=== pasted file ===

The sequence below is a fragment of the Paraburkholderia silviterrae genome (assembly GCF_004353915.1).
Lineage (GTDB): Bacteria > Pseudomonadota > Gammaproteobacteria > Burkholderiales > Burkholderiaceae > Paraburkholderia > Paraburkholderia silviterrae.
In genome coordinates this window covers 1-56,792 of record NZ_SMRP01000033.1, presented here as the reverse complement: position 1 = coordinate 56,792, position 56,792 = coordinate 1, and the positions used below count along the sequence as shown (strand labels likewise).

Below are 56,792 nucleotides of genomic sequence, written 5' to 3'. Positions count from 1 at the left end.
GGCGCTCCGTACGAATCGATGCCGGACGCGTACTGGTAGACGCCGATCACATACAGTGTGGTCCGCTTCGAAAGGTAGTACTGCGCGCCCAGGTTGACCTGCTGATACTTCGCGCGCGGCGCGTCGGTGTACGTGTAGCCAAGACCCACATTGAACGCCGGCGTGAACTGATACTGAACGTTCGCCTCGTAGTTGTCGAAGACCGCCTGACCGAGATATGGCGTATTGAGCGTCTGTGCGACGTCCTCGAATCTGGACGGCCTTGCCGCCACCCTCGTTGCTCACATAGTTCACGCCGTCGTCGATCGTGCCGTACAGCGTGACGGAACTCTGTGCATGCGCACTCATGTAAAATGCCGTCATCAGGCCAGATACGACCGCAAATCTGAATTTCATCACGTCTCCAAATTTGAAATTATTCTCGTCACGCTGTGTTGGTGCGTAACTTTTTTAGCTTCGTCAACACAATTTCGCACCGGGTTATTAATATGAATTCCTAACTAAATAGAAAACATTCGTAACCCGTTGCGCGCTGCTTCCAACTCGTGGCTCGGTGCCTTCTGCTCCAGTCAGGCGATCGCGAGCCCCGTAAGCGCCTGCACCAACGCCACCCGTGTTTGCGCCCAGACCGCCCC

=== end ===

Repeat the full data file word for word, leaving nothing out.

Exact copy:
The sequence below is a fragment of the Paraburkholderia silviterrae genome (assembly GCF_004353915.1).
Lineage (GTDB): Bacteria > Pseudomonadota > Gammaproteobacteria > Burkholderiales > Burkholderiaceae > Paraburkholderia > Paraburkholderia silviterrae.
In genome coordinates this window covers 1-56,792 of record NZ_SMRP01000033.1, presented here as the reverse complement: position 1 = coordinate 56,792, position 56,792 = coordinate 1, and the positions used below count along the sequence as shown (strand labels likewise).

Below are 56,792 nucleotides of genomic sequence, written 5' to 3'. Positions count from 1 at the left end.
GGCGCTCCGTACGAATCGATGCCGGACGCGTACTGGTAGACGCCGATCACATACAGTGTGGTCCGCTTCGAAAGGTAGTACTGCGCGCCCAGGTTGACCTGCTGATACTTCGCGCGCGGCGCGTCGGTGTACGTGTAGCCAAGACCCACATTGAACGCCGGCGTGAACTGATACTGAACGTTCGCCTCGTAGTTGTCGAAGACCGCCTGACCGAGATATGGCGTATTGAGCGTCTGTGCGACGTCCTCGAATCTGGACGGCCTTGCCGCCACCCTCGTTGCTCACATAGTTCACGCCGTCGTCGATCGTGCCGTACAGCGTGACGGAACTCTGTGCATGCGCACTCATGTAAAATGCCGTCATCAGGCCAGATACGACCGCAAATCTGAATTTCATCACGTCTCCAAATTTGAAATTATTCTCGTCACGCTGTGTTGGTGCGTAACTTTTTTAGCTTCGTCAACACAATTTCGCACCGGGTTATTAATATGAATTCCTAACTAAATAGAAAACATTCGTAACCCGTTGCGCGCTGCTTCCAACTCGTGGCTCGGTGCCTTCTGCTCCAGTCAGGCGATCGCGAGCCCCGTAAGCGCCTGCACCAACGCCACCCGTGTTTGCGCCCAGACCGCCCC